Vermont Real Estate Market

Now's the time to sell your home!

2020 Is the Year to Sell Your Home! It's a Seller's Market....

The Northern Vermont Board of Realtors tells us that January started off strong for the housing market in the region, with healthy buyer demand and strong market fundamentals.

New Listings decreased 14.6 percent for single-family homes and 41.3 percent for townhouse-condo properties. Pending Sales increased 8.0 percent for single-family homes but decreased 18.6 percent for townhouse-condo properties. Inventory decreased 56.7 percent for single-family homes and 65.4 percent for townhouse-condo properties. Overall, the signs point to a continued Seller's Market.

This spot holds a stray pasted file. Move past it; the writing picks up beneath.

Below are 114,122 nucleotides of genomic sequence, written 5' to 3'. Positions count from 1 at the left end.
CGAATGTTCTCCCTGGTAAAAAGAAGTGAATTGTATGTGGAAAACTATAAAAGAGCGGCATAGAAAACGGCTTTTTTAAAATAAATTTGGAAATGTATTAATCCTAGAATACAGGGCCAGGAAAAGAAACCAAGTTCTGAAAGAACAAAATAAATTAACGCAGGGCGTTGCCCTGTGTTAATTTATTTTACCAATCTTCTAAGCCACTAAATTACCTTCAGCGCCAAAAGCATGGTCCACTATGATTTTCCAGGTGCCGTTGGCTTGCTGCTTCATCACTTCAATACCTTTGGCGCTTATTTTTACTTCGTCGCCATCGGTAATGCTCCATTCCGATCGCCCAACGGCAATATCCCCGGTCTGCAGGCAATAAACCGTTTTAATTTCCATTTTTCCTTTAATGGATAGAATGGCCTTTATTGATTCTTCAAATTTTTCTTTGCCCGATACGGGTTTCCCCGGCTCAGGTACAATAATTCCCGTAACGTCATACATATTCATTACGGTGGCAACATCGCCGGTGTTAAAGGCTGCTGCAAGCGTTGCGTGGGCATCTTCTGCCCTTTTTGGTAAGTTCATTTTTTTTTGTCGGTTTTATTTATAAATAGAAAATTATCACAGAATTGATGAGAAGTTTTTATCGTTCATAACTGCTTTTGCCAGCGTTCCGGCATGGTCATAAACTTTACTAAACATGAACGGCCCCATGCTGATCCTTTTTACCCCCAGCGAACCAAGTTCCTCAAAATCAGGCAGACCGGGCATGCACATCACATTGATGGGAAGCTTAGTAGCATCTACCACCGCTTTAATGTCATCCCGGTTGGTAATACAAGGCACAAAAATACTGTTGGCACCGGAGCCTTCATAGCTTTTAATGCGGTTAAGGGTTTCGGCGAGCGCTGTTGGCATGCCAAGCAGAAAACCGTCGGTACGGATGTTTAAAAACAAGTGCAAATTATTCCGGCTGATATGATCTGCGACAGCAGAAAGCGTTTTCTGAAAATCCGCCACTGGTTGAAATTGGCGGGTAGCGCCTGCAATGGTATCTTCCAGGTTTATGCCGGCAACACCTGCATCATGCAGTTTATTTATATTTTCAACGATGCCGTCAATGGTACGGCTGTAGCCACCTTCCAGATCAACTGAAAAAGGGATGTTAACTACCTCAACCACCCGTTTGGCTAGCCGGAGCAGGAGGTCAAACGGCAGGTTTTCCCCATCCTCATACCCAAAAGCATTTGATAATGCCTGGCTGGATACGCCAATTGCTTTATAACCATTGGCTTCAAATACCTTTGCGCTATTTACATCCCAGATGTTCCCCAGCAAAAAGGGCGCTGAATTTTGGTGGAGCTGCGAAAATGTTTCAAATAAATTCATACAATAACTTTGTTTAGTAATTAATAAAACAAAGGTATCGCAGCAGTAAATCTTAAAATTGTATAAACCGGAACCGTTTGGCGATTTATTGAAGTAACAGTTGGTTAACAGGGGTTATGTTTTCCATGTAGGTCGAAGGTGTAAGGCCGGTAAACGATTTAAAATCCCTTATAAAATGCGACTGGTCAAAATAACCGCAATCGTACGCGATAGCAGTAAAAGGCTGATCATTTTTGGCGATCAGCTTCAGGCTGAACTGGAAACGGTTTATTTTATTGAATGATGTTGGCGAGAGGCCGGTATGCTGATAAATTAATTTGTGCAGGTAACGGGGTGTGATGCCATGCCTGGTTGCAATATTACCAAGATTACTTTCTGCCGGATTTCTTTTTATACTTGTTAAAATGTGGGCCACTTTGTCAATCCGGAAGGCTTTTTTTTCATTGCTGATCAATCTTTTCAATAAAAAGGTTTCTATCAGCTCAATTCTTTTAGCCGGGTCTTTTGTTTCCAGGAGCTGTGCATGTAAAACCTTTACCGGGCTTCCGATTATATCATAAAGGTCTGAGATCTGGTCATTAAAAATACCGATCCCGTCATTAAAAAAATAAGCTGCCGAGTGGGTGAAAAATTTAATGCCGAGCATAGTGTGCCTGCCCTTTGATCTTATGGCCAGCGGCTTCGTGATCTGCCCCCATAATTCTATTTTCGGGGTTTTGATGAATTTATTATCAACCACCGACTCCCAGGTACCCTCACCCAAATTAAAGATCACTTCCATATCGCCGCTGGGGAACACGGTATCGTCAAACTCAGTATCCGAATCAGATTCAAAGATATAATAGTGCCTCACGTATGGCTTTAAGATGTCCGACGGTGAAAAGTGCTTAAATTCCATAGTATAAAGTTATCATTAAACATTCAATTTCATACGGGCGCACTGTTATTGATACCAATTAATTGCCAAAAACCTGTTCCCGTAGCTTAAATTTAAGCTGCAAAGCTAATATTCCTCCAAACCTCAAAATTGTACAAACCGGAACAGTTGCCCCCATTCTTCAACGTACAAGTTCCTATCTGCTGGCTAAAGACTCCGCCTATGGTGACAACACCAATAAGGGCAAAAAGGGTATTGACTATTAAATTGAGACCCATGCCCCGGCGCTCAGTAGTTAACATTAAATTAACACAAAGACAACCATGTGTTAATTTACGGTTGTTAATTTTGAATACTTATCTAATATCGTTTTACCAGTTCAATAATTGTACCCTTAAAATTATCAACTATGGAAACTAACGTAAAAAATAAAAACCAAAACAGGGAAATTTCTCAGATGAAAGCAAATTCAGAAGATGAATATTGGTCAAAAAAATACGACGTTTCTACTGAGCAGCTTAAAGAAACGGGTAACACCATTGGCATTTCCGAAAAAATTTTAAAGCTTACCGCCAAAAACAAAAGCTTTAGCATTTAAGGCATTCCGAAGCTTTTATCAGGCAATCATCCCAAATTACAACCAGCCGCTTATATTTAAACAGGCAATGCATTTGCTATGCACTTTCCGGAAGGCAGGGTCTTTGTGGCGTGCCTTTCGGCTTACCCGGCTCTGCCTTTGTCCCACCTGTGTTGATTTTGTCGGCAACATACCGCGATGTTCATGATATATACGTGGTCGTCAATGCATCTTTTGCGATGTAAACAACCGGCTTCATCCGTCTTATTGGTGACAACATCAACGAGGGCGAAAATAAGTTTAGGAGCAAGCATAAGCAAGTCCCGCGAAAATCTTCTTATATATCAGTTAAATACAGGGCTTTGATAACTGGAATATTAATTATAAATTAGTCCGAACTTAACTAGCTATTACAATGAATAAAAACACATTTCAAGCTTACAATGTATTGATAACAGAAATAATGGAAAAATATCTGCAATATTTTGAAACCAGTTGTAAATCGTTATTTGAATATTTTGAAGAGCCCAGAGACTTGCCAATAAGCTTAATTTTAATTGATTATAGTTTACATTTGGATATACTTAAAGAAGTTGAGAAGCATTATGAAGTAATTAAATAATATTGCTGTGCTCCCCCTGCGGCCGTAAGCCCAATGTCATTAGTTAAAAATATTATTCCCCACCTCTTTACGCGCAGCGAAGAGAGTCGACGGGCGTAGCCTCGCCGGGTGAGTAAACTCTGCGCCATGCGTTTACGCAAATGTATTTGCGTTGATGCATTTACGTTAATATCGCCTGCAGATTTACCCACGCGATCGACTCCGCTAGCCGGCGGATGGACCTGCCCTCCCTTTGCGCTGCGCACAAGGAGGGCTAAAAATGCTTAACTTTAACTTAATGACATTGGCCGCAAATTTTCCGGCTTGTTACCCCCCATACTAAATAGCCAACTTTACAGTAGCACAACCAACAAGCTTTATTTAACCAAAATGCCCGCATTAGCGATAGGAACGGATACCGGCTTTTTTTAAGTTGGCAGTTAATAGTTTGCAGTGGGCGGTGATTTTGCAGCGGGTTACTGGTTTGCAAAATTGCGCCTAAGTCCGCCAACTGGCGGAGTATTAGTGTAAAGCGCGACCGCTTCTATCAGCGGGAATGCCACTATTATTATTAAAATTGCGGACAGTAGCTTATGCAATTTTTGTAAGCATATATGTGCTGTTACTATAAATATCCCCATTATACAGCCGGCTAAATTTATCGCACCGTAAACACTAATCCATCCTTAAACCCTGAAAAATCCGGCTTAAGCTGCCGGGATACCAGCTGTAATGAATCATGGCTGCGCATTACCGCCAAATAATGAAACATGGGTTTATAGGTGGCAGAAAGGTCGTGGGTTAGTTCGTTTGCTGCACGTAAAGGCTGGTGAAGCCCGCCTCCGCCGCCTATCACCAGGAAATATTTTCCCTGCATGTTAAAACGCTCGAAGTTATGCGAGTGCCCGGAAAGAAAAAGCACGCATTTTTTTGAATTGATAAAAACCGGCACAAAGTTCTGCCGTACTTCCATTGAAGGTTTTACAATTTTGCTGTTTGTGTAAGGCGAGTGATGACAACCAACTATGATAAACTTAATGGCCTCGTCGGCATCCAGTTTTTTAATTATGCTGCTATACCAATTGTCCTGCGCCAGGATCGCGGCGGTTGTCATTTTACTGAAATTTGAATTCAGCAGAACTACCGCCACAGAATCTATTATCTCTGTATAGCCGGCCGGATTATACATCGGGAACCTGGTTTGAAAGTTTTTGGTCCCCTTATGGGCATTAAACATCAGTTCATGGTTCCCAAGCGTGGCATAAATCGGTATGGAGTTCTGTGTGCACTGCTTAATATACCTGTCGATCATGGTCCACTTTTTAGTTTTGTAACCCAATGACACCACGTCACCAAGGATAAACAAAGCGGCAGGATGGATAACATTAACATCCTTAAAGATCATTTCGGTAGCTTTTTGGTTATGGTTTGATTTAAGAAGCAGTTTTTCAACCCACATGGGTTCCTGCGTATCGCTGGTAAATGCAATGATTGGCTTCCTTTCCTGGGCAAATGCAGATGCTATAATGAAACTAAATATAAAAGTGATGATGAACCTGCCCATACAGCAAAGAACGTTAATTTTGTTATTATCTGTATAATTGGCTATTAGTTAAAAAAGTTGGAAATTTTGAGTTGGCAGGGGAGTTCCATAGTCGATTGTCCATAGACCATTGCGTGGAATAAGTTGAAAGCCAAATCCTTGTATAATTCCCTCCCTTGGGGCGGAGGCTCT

More specifically, in Chittenden County:

The Median Sales Price for a Single Family home saw a 1.8% increase year-to-date versus 2020.

While the Median Sales Price for a Condo/Townhouse also saw a 1.8% increase year-to-date.

Chittenden County continues to outpace price increases for the entire Northern Vermont region and sellers are seeing significant benefits to selling in today's market.

Worried about finding your next home? Don't be! That's what our team is here for, too. We have the knowledge and expertise to find that next safe spot to land when your current home sells! 

 

 

 

Make the most of your Home Inspection

Be Prepared for Your Home Inspection. A Good Inspection Leaves No Stone Unturned!

Home inspection checklist: